Saturday Magazine
Book Review
The Hills of Paradise by Dr. S. N. Breckenridge
Reviewed by Jayantha Jayewardene

The cover of the book has the caption ‘British Enterprise and The Story of Plantation Growth in Sri Lanka. An illustrated narrative with reflections on the demography and destiny of the island’. Indeed this book covers a very broad spectrum of the islands history, from the beginning and development of the plantation enterprise to the large scale industry it is today.

The plantation industry has been the backbone of Sri Lanka’s economy for a very long time and will continue to be so for many more years. However most Sri Lankans do not have any idea of even a few aspects of this gigantic industry and how it has developed over the years to what it is. Planters, proprietors and plantation companies alone did not develop the plantation industry in this country. Governments, the British Colonial Office, individuals with vision, purpose and commitment together with many formal and informal organisations contributed to this evolution and development. The plantation industry reflects many facets of Sri Lankan life.

The author comes from the Breckenridge family of Trinity College. This family has contributed to an benefited from the great traditions of Trinity. After a successful primary education at Trinity amongst contemporaries such as Kavan Rambukwella, R. Kurukulasuriya, W. Wadugodapitiya, Michael Abeyratne, Malcolm de Silva, K. Sivanadaraja, Ranjan de Sylva, Malcolm Jansze, H. W. Perera and Kingsley de Alwis, he entered the Medical College in Colombo in 1953. After passing out joined the Department of Health, which he served for 13 years.

He was appointed as Inspecting Medical Officer for Estates in the Department of Health Services. Dr. Breckenridge states "As my work carried me from one plantation district to another, I become overwhelmed with awe and admiration for the meticulous transformation of environment demonstrated by the plantation complex in Sri Lanka." This kindled in him an interest to go deeper into the history of the plantations. He was able to gather much information from ‘a whole array (of records) characteristic of the British fetish for documentation’. Dr. Breckenridge was possibly the last Inspecting Medical Officer for Estates, this post being withdrawn with the nationalisation of the estates. Breckenridge did not consider his work a chore but rather looked on it as an opportunity to carry out an intensive study of his work environment and its background.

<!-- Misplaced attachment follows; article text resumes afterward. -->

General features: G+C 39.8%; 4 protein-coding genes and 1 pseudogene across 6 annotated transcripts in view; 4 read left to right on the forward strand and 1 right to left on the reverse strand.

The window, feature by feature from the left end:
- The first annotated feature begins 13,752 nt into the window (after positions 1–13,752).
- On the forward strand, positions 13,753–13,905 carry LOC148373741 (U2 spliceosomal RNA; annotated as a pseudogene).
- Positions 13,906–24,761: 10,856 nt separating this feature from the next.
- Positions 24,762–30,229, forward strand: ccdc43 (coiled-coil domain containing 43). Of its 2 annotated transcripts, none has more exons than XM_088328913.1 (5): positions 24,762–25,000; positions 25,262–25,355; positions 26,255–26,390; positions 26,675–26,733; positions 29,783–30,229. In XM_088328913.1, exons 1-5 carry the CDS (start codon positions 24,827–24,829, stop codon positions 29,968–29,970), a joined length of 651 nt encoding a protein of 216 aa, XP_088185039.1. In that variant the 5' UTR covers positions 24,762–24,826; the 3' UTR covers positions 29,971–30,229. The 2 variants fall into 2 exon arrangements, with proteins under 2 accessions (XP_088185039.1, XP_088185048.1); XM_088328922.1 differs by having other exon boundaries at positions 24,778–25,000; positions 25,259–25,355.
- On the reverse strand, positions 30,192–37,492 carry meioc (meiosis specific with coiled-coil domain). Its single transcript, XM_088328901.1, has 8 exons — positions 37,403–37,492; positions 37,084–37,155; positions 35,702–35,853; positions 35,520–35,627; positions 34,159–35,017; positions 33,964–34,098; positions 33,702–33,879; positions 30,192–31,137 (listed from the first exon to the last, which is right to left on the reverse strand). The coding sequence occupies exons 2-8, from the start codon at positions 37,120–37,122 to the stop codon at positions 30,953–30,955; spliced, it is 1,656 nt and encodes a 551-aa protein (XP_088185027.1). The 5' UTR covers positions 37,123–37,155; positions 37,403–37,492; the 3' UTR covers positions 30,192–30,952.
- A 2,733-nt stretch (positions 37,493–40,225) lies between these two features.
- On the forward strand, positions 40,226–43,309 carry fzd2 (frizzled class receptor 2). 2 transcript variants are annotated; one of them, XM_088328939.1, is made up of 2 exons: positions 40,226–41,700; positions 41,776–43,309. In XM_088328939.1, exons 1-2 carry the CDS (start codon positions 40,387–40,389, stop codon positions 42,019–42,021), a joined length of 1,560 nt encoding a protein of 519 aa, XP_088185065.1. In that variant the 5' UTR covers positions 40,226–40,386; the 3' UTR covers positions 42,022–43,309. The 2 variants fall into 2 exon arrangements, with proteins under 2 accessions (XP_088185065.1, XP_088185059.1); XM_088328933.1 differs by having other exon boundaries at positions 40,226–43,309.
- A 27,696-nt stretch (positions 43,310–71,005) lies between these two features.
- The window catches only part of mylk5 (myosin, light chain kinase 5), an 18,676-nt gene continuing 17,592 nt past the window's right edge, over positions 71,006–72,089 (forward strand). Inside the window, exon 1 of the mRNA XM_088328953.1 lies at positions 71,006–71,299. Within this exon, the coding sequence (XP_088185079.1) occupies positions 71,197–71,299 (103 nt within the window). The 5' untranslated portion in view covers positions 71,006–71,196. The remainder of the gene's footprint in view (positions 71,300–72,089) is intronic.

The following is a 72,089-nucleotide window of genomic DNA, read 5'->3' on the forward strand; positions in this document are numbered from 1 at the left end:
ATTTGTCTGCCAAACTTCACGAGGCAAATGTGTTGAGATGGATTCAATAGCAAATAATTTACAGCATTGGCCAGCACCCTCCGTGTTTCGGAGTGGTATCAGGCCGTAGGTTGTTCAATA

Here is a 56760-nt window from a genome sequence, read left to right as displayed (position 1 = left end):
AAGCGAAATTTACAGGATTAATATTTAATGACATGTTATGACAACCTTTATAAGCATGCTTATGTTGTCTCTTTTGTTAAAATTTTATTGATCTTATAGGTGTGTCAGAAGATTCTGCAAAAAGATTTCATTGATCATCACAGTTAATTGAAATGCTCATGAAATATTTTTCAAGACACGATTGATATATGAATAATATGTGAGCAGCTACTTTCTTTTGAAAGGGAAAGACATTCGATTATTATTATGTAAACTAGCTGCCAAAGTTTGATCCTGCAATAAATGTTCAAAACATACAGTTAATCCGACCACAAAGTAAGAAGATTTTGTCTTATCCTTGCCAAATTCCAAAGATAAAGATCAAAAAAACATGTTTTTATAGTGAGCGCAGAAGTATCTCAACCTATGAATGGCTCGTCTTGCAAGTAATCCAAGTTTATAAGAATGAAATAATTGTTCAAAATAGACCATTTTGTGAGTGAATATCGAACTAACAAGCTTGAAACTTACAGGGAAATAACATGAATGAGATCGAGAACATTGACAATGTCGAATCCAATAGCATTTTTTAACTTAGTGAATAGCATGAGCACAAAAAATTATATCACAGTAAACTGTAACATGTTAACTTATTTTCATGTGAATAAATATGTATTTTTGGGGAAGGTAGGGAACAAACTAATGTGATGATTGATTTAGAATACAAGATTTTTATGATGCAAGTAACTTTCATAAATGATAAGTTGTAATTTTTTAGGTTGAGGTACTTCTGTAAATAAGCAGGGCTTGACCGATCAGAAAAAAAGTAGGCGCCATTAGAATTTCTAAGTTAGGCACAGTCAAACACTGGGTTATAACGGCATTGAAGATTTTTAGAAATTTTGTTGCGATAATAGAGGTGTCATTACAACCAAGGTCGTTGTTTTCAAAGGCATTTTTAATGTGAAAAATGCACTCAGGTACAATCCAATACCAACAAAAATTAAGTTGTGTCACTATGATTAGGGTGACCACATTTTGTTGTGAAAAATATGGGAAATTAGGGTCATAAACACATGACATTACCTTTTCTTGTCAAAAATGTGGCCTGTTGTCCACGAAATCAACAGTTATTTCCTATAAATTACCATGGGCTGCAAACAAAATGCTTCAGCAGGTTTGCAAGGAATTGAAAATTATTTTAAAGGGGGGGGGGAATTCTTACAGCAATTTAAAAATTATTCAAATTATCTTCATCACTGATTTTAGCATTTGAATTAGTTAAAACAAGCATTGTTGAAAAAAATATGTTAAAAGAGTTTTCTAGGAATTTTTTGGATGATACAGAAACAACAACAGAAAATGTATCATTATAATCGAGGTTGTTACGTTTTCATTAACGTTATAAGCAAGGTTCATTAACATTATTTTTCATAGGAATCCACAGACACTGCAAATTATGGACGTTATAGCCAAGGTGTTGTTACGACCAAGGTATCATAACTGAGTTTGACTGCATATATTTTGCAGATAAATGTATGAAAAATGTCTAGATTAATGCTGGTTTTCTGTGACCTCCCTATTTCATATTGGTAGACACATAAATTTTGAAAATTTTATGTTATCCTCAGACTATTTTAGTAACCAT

According to Dr. Upatissa Pethiyagoda, "Breckenridge has flashed out his wanderings in the plantations in to a fascinating account of the history, the underlying philosophy and methodology, the ecology and geography, the sociology and character of the plantation microcosm, form the lofty heights of legendary managers to the humble levels of the near-anonymous yet vital workers. Dr. Breckenridge’s account has movingly captured the immense sprawl and unique flavour of tea plantation life. The mosaic of anecdotes, history, photographs, analyses and interpretations — all in a flowing reader-friendly style will be an exercise of sheer delight and absorbing reading for many".

This book, which is written lucidly and not in the drab manner that history is often recorded, would be very interesting and useful to the working planter as well. It takes the reader through not only a detailed history of the plantations but also delves into the laws and ordinances that governed and still govern the labour activities on the estates. Maps and graphs included in the book make its content complete.